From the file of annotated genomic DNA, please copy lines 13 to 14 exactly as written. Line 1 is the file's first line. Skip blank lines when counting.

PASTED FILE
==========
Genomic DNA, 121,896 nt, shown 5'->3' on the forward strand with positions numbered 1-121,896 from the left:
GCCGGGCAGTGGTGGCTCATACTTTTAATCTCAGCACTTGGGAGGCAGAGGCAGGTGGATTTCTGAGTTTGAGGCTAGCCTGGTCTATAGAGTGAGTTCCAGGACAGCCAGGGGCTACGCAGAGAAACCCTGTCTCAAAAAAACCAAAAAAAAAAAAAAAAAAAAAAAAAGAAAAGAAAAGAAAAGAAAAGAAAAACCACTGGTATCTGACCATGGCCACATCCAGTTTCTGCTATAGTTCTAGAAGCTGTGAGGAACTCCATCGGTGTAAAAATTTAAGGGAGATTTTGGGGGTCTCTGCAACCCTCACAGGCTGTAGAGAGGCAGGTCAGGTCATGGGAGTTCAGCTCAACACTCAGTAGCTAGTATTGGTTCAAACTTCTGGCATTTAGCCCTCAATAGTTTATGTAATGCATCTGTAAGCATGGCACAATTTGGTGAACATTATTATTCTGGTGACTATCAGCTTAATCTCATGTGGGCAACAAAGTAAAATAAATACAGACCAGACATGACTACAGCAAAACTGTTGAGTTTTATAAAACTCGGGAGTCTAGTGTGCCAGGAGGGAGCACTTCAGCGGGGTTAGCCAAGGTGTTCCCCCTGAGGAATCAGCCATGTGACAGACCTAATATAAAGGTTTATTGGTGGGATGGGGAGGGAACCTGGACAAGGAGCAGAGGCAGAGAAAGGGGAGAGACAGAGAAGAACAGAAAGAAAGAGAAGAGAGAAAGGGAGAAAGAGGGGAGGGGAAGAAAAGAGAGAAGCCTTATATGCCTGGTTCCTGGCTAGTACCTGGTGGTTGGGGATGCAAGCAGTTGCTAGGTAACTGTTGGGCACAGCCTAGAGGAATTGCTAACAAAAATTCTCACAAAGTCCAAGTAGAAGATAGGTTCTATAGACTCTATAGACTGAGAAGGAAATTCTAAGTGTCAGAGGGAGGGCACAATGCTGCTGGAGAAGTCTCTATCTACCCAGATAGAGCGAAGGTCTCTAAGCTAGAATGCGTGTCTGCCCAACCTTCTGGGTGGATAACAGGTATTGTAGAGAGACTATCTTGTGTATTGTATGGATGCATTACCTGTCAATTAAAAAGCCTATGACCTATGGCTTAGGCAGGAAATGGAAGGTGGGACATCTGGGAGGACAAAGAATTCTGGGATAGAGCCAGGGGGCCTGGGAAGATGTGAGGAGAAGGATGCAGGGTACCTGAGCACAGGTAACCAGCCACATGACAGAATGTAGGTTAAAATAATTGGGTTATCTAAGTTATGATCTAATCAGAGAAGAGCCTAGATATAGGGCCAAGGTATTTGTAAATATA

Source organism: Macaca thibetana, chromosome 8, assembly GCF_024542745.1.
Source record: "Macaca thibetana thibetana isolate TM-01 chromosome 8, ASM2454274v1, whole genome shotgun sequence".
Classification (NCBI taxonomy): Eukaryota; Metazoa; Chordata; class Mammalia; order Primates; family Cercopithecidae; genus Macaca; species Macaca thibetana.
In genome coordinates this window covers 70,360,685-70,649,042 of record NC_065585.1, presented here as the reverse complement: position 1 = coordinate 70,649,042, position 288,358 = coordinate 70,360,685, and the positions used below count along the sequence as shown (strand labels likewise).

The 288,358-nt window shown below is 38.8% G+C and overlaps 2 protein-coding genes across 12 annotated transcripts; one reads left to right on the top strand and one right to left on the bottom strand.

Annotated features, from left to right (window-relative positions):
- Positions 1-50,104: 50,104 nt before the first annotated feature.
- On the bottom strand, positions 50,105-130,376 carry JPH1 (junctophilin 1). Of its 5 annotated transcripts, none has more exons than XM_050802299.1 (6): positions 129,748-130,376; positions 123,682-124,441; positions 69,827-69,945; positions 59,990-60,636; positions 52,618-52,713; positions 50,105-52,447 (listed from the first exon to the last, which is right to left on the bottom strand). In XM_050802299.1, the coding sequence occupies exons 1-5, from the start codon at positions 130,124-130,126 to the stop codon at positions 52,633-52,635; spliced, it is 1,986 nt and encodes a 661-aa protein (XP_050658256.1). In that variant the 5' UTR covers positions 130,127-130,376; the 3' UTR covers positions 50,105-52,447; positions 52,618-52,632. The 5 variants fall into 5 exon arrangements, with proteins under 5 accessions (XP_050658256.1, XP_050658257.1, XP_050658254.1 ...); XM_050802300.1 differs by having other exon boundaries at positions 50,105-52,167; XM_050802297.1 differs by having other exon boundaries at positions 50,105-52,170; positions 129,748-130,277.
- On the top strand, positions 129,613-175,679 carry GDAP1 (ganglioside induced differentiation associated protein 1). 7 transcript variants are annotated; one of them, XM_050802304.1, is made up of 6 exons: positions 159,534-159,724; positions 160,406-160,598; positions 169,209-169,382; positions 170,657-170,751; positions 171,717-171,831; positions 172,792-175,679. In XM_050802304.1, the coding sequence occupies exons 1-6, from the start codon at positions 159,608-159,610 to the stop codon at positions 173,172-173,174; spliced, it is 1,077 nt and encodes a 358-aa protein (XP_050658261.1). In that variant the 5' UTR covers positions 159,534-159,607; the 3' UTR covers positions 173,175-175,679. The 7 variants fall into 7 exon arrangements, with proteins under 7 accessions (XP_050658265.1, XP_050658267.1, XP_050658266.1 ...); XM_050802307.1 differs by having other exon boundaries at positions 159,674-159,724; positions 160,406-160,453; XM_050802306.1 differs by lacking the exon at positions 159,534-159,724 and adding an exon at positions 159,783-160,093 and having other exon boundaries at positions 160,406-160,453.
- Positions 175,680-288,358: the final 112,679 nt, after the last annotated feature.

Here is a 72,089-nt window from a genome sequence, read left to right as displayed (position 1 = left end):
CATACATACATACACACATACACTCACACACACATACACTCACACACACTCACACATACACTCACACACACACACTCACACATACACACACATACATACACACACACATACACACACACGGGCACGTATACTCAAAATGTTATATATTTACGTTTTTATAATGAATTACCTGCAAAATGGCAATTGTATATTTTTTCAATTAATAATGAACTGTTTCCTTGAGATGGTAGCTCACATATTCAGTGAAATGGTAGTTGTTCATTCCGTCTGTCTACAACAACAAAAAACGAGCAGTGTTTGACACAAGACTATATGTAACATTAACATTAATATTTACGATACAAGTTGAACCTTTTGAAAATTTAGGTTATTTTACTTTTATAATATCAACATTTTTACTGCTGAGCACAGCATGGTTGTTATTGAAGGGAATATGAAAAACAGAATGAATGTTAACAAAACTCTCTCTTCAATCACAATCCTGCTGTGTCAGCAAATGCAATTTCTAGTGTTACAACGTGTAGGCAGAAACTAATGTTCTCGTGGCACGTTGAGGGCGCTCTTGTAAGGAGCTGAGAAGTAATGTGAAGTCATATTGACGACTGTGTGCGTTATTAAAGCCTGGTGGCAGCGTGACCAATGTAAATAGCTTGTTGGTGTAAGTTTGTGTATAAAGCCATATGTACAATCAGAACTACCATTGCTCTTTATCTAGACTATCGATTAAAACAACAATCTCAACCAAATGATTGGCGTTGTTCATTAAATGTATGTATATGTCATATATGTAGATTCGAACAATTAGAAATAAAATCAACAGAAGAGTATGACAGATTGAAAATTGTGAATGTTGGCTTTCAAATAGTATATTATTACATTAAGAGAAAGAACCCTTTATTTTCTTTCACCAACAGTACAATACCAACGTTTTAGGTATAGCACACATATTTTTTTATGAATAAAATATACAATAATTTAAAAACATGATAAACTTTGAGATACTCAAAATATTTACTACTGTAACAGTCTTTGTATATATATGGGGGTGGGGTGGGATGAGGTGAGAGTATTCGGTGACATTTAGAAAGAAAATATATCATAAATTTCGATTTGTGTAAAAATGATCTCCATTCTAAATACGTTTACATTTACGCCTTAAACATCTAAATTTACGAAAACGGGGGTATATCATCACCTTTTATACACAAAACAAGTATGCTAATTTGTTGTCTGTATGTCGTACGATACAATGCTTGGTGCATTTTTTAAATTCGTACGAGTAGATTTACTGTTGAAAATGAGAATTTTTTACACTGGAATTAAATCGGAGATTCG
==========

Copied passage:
Here is a 72,089-nt window from a genome sequence, read left to right as displayed (position 1 = left end):
CATACATACATACACACATACACTCACACACACATACACTCACACACACTCACACATACACTCACACACACACACTCACACATACACACACATACATACACACACACATACACACACACGGGCACGTATACTCAAAATGTTATATATTTACGTTTTTATAATGAATTACCTGCAAAATGGCAATTGTATATTTTTTCAATTAATAATGAACTGTTTCCTTGAGATGGTAGCTCACATATTCAGTGAAATGGTAGTTGTTCATTCCGTCTGTCTACAACAACAAAAAACGAGCAGTGTTTGACACAAGACTATATGTAACATTAACATTAATATTTACGATACAAGTTGAACCTTTTGAAAATTTAGGTTATTTTACTTTTATAATATCAACATTTTTACTGCTGAGCACAGCATGGTTGTTATTGAAGGGAATATGAAAAACAGAATGAATGTTAACAAAACTCTCTCTTCAATCACAATCCTGCTGTGTCAGCAAATGCAATTTCTAGTGTTACAACGTGTAGGCAGAAACTAATGTTCTCGTGGCACGTTGAGGGCGCTCTTGTAAGGAGCTGAGAAGTAATGTGAAGTCATATTGACGACTGTGTGCGTTATTAAAGCCTGGTGGCAGCGTGACCAATGTAAATAGCTTGTTGGTGTAAGTTTGTGTATAAAGCCATATGTACAATCAGAACTACCATTGCTCTTTATCTAGACTATCGATTAAAACAACAATCTCAACCAAATGATTGGCGTTGTTCATTAAATGTATGTATATGTCATATATGTAGATTCGAACAATTAGAAATAAAATCAACAGAAGAGTATGACAGATTGAAAATTGTGAATGTTGGCTTTCAAATAGTATATTATTACATTAAGAGAAAGAACCCTTTATTTTCTTTCACCAACAGTACAATACCAACGTTTTAGGTATAGCACACATATTTTTTTATGAATAAAATATACAATAATTTAAAAACATGATAAACTTTGAGATACTCAAAATATTTACTACTGTAACAGTCTTTGTATATATATGGGGGTGGGGTGGGATGAGGTGAGAGTATTCGGTGACATTTAGAAAGAAAATATATCATAAATTTCGATTTGTGTAAAAATGATCTCCATTCTAAATACGTTTACATTTACGCCTTAAACATCTAAATTTACGAAAACGGGGGTATATCATCACCTTTTATACACAAAACAAGTATGCTAATTTGTTGTCTGTATGTCGTACGATACAATGCTTGGTGCATTTTTTAAATTCGTACGAGTAGATTTACTGTTGAAAATGAGAATTTTTTACACTGGAATTAAATCGGAGATTCG